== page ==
BETWEEN THE WARS
Having returned to Abbottabad in November 1919 the Battalion sent a draft of 3 Gurkha Officers and 200 men to 4/3 GR who were in action in Waziristan. In August 1920 it deployed to Kohat on the North West Frontier to join the Kohat-Kurram Force, relieving 1/11 GR. It is of interest to note that 1/11 GR was formed in 1918 from four existing companies, one from each of the regular battalions of the 5th Royal Gurkha Rifles (Frontier Force) and 6 GR. 1/11 GR played a distinguished part in the Third Afghan War. Before it disbanded in 1921 it presented to the 1st Battalion a Krupp mountain gun which had been captured from the Afghans by its original 1st Battalion company at the Battle of Bagh Springs in May 1919.
It is during this time that the name Captain W J Slim first appears in the records. Whilst a subaltern with the Royal Warwickshire Regiment at Gallipoli, Slim witnessed with admiration some of the deeds of 6 GR and resolved to try and serve with the Regiment. He joined the 1st Battalion soon after the First World War. On promotion to Lieutenant Colonel several years later he was transferred to command a battalion of the 7th Gurkha Rifles. This officer was destined to become the Commander of the 14th Army in Burma during the Second World War, Chief of the Imperial General Staff and Governor-General of Australia, without doubt the most distinguished member of the Regiment.
After various small actions the Battalion returned to Abbottabad in October 1921. It was at this time the Rifleman’s pay was increased from 11 to 16 Rupees per month plus 4 Rupees ‘batta’ when on active service. The Battalion’s stay in Abbottabad was interrupted by a month of Internal Security duties in Lahore. In November 1922 it marched to the Malakand where it was to spend the next two years on garrison duty.
On returning from the Malakand in 1924 the Commanding Officer, Lt Col G M Glynton, endowed a family hospital and welfare centre at Abbottabad in memory of his late wife Irene. The first of its kind, this centre was commemorated by a plaque in the Regiment’s Family Welfare Centre. In March 1926 Field Marshal the Lord Birdwood of Anzac was appointed Colonel of the Regiment, and in the same year Rifleman Aimansing Pun was awarded the Albert Medal for a most gallant attempt to save a drowning comrade in the Indus River. Today, Aimansing’s medal is on display in the Gurkha Museum in Winchester.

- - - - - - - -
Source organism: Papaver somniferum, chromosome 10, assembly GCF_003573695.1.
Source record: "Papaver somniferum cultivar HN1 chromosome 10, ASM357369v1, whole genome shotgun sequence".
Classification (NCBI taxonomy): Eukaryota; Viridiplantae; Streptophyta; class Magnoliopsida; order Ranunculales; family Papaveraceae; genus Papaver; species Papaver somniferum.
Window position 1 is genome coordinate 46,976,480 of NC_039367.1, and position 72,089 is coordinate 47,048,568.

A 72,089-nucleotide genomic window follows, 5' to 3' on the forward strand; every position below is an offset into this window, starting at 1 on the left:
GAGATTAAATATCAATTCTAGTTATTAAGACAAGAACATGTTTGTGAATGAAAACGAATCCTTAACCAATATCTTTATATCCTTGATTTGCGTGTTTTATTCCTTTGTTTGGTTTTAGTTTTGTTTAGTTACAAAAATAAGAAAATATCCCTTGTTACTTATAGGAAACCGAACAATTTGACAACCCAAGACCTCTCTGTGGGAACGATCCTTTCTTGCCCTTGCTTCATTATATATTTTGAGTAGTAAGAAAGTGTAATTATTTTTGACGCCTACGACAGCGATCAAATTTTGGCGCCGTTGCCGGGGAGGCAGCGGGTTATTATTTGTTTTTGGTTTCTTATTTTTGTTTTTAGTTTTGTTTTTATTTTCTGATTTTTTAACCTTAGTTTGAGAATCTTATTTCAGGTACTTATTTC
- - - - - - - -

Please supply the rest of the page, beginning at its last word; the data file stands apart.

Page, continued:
In 1927 the old Regimental Colours became too fragile for use and by special permission of the King Emperor they were replaced by replicas which were presented by the Colonel of the Regiment. In 1930 the Battalion was once against deployed to the North West Frontier, this time to Razmak in Waziristan. The minor actions which took place were marked by the issue of a clasp ‘NORTH WEST FRONTIER 1930’ to the Indian General Service Medal. The Battalion returned to Abbottabad in 1932. In 1934 His Highness Maharajah Sir Joodha Shamshere Jang Bahadur Rana, Prime Minister of Nepal , was appointed Honorary Colonel of all regiments in the Gurkha Brigade.
The Battalion was deployed to Waziristan again in February 1937 and was soon engaged in heavy fighting with the Pathans during which 3 Officers and 28 Other Ranks were killed and 45 wounded. After ten months on active service the Battalion returned to Abbottabad and then moved to the Malakand for another two year tour of garrison duty.
Having returned to Abbottabad one day after the 1st Battalion in November 1919, the Battalion reorganised to the post-war establishment. In October 1920 it was deployed in Waziristan to help deal with the considerable unrest left in the aftermath of the Third Afghan War. A number of sharp clashes with the tribesman followed during the next two and half years as a result of which ten decorations for gallantry were awarded to members of the Battalion.
In 1924 the Adjutant, Captain J G Bruce, and three young NCOs of the Battalion took part in the Mount Everest Expedition led by Brigadier General the Hon C G Bruce. The Regiment held the Olympic Medal awarded to Lance-Naik Tejbir Bura for his achievements on the Expedition. Captain Bruce also received the Olympic Gold Medal and McGregor Medal. Tejbir’s medal is now on display in the Gurkha Museum in Winchester.
In 1930 the Battalion was selected to provide the guards for the residences of the Viceroy and the Commander-in-Chief in Simla. The combined Pipes and Drums of both Battalions were in this detachment. Every year from 1934 to 1939 the 2nd Battalion won the Gurkha Brigade Hill Race. The silver trophy awarded for this race became British Officers’ Mess property and is now on display at the Gurkha Museum in Winchester.
The Battalion carried out a tour of duty in Razmak from 1934 to 1936 and was again deployed from Abbottabad to Waziristan in February 1937 together with the 1st Battalion. It was involved in operations there until the spring of 1938. Whilst in Waziristan it lost a young Non-Commissioned Officer in circumstances that mingled pride with sorrow. Lance-Naik Lilbahadur Gurung, whilst running down a hillside on withdrawing from a picket with his section, heard a grenade in his haversack ignite. He immediately moved away from his section and warned them of the danger. Whilst he was removing his pack the grenade exploded, killing him. He could have saved himself but at grave risk to the lives of others. He was posthumously awarded the IOM.
The Battalion’s return to Abbottabad was short-lived for it deployed to the North West Frontier yet again in August 1938, remaining there until April 1939. This was the last time it was to serve on the Frontier. The outbreak of the Second World War was now imminent.